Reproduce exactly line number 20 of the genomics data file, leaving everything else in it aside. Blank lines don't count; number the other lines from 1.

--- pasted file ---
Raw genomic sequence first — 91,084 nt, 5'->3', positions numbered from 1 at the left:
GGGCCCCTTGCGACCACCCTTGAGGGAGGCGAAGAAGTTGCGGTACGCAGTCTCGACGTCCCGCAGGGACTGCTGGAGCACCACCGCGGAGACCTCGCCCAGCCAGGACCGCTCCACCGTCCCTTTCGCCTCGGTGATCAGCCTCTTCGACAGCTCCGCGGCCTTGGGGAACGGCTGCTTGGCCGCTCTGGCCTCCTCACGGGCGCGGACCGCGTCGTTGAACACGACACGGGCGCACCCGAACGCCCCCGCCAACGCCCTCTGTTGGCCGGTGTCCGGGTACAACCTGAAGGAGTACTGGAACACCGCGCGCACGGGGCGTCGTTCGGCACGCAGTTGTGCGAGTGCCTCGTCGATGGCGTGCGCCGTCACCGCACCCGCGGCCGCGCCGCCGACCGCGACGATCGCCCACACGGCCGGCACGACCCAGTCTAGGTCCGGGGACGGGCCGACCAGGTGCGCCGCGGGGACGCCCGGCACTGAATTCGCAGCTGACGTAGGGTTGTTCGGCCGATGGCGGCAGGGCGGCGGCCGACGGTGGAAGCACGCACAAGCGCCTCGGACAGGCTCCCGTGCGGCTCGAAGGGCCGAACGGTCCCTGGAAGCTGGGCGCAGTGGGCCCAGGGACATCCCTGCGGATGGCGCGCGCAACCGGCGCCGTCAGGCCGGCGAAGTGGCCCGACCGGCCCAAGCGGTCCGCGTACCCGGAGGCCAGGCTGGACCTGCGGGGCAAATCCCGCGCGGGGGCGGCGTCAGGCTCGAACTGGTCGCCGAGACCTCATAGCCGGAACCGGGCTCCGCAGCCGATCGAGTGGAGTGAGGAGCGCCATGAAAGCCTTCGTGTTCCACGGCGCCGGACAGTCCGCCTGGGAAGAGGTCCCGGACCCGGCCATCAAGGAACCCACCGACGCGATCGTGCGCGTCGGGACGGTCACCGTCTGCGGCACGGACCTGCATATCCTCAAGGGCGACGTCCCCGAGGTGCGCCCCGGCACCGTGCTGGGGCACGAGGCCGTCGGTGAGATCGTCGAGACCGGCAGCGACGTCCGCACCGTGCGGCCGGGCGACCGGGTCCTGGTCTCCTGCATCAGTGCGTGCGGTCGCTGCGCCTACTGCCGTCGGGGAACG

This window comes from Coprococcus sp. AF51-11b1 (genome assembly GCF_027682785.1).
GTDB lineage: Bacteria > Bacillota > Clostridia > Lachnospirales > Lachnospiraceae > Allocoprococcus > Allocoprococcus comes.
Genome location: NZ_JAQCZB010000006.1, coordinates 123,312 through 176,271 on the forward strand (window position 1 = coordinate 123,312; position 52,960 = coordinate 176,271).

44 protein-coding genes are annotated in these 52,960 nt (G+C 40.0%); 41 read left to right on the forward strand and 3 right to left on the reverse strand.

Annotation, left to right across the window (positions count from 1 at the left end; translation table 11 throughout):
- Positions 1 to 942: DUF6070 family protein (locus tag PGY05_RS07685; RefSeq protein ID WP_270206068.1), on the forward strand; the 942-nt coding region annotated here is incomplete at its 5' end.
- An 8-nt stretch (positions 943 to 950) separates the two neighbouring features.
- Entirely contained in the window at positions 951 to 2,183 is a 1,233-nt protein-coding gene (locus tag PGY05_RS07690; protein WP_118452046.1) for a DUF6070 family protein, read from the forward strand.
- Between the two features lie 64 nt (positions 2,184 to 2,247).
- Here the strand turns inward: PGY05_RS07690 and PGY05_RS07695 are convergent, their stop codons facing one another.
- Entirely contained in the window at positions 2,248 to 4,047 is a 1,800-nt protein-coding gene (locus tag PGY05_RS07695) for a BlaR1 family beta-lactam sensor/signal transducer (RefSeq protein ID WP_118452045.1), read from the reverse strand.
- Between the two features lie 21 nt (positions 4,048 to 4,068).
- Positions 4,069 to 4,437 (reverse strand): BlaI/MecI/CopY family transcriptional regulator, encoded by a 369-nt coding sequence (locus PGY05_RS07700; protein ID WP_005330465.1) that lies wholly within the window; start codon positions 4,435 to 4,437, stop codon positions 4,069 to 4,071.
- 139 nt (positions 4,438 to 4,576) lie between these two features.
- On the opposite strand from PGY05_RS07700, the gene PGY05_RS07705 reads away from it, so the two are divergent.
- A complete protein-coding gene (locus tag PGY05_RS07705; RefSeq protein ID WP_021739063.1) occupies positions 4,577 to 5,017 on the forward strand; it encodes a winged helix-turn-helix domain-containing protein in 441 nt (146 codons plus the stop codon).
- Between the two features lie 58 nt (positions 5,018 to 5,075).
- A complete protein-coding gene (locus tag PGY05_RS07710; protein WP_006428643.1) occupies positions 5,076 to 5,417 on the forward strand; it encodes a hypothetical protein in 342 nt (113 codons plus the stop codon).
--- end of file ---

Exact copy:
- A complete protein-coding gene (locus tag PGY05_RS07710; protein WP_006428643.1) occupies positions 5,076 to 5,417 on the forward strand; it encodes a hypothetical protein in 342 nt (113 codons plus the stop codon).